for the advantage of what is supposed to be clarity within a problem that disciplines have been established. Nevertheless abundance evidence seems to suggest that students ( I am thinking of college students) demand that these arbitrarily established disciplines be broken down. Recent endeavors to establish courses which cut across disciplines, e.g., humanities, social studies, etc., indicate that scholars already committed to disciplines entertain the [possibility that all is not quite morally proper, or even that truth (excepting the restricted truth within a discipline) is not being served. I tend to think that such expressions of dissatisfaction on the part of students and scholars is an important and vital reaction on the part of these people in their effort to delay what the Gestalt psychologists call “closure”. Such a delay, the Gestaltists indicate, is characteristic of maturity, provides, one assumes, that closure eventually takes place. The question that arises now is, when can it, will it, or, should it, take place? Lewin’s topographical theory suggests that concepts of success and failures are relative, i.e., related to the individual’s level of aspiration. This is a temporary goal established after an estimate of his own capabilities in the present situation. Working from this point it is possible to say that closure can take place in an emergency situation, immediately; that it will and should take place immediately for the health and perhaps the existence of the organism to continue. The key expression here, however, is that the goal in the present situation is a temporary one. This, in turn suggests that other goals, assuming the emergency situation is over, will enlarge upon the expressive possibilities of the individual; that he will, in short, extend the boundaries of his influence and power as far as the situation will allow him to do so.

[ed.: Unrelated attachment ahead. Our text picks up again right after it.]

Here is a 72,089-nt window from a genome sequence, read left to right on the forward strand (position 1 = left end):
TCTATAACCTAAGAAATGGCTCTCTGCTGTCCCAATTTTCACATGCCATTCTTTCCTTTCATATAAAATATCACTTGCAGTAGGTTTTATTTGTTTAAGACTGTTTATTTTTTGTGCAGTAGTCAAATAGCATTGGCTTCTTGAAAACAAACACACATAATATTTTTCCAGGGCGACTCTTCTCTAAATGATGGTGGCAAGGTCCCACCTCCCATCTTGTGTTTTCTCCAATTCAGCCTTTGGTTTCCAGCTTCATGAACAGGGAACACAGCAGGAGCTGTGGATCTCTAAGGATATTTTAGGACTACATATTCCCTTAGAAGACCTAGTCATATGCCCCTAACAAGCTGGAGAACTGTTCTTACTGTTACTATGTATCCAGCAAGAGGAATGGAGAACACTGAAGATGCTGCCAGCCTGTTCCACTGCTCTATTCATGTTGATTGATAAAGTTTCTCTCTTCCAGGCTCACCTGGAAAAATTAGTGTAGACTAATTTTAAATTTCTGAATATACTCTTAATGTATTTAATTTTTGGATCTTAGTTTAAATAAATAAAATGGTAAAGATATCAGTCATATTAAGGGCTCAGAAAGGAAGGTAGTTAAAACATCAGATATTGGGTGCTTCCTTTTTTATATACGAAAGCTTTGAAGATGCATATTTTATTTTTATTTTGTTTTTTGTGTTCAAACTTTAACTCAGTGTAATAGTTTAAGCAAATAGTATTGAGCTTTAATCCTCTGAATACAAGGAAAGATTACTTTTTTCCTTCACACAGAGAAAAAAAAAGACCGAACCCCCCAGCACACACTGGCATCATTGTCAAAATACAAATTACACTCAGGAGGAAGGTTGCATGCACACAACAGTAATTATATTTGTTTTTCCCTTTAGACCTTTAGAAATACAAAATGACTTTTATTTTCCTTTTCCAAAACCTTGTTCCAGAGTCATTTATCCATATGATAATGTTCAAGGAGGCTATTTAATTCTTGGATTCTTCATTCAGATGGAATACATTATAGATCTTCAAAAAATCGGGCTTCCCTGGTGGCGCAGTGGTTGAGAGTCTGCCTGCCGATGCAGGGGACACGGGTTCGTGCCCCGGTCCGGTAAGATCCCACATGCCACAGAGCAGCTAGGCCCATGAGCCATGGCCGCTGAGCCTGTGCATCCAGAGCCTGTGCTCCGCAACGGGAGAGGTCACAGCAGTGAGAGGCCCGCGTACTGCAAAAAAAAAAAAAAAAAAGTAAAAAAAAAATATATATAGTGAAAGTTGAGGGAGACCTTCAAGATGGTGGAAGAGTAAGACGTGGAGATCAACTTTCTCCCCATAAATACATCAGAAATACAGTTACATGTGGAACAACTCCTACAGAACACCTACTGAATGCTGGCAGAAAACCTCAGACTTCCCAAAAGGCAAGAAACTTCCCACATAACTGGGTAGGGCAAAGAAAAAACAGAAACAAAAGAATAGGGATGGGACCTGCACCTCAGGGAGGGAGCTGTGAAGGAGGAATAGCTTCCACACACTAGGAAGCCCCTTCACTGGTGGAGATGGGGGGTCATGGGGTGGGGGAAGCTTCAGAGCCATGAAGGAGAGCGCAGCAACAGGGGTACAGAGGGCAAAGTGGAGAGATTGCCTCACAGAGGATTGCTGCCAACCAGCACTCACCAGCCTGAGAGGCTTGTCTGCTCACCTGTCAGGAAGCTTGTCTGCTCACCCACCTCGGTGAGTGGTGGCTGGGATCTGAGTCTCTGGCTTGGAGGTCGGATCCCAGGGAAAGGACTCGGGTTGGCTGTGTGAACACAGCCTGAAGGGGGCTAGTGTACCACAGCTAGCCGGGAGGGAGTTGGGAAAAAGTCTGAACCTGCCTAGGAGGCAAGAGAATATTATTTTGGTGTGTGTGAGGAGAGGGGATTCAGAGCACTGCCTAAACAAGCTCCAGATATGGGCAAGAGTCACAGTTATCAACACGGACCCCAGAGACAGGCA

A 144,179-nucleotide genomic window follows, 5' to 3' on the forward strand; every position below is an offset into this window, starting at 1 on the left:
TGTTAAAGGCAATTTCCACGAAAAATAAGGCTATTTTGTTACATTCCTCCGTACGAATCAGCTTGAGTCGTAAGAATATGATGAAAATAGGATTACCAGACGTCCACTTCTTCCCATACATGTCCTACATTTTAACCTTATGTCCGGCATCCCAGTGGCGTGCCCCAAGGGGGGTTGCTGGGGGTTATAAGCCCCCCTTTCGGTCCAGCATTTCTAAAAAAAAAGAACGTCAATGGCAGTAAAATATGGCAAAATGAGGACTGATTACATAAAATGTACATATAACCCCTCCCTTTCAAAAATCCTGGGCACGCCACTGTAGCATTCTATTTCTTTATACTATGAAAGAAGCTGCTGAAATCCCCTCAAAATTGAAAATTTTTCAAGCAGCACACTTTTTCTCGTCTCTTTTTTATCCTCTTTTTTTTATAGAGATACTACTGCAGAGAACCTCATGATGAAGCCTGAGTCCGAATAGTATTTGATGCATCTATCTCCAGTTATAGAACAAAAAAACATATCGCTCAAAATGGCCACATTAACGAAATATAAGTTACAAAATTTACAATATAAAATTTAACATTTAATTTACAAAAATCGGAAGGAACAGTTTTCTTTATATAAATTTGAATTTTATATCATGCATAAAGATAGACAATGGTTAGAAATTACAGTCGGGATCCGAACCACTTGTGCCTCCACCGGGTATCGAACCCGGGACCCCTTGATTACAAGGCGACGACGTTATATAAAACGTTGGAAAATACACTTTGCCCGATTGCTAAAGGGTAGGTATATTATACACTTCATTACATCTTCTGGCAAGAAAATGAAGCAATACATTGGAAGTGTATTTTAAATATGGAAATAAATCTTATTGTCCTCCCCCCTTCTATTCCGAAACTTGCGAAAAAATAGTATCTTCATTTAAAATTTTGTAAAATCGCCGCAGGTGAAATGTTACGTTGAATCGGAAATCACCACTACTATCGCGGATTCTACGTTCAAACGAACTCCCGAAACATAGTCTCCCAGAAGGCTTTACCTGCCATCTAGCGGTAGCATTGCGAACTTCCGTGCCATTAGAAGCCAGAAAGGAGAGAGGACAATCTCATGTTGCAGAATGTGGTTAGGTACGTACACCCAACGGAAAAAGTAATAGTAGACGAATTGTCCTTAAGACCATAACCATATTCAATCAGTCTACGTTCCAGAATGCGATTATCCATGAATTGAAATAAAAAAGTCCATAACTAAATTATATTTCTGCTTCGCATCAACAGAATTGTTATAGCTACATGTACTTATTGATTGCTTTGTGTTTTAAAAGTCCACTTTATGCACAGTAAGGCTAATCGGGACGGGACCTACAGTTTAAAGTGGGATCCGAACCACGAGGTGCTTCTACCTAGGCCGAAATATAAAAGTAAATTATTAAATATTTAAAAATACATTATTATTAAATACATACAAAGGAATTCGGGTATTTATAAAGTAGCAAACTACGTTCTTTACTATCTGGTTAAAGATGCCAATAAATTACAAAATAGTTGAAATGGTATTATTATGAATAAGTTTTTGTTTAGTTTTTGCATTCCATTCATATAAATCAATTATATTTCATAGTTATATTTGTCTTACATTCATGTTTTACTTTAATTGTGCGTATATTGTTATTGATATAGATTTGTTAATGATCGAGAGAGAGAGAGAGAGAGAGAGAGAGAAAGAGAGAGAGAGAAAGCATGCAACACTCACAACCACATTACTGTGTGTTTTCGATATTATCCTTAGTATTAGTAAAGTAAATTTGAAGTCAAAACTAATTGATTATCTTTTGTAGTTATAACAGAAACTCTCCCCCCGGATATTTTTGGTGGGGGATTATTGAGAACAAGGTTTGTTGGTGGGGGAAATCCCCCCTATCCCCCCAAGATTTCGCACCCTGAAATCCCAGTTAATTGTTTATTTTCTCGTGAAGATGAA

The implication that there is a barrier or a limit to the expansion of possibilities in any particular situation relates itself to the power of the drive or motivation as well as to the barrier itself. One might ask, at this point, whether this system of alternating experiences of barrier, closure, barrier, closure doesn’t suggest the will-o-the wisp characteristic of now-you-see-it-now you don’t, the eternal search for truth which doesn’t allow capture. Quickly, then, my point is this: to what extent is it morally right for us to encourage this passion for truth, discovery and experience in all, or in any individual, when what we, in truth, seem to be establishing is a pattern for continual change. I cannot, like Dewey, call this “growth”, in spite of my being, to a great extent, committed to the Western, as opposed to the Oriental, ideal of development. The house of intellect, to borrow a term from Jacques Barzun, is an impressive edifice in Western civilization, it exacts not only admiration but it also tyrannical. The tyranny of abstract art of which Ernst Gombrich in the April, 1958 issue of “The Atlantic” is another kind of tyranny considered by some to be anti-intellectual, and by others to be pseudo intellectual. Committed, as I am, to the ideals of Western intellectual development I, nevertheless, balk, as a child does at the censure and control of his parents, at these demands made upon me and will, but also will not, submit to its authority. One tends to throw up the hands in a gesture of futility and proclaim adherence to the doctrine of stupidity for clearly our problem, if we take it seriously, is without solution.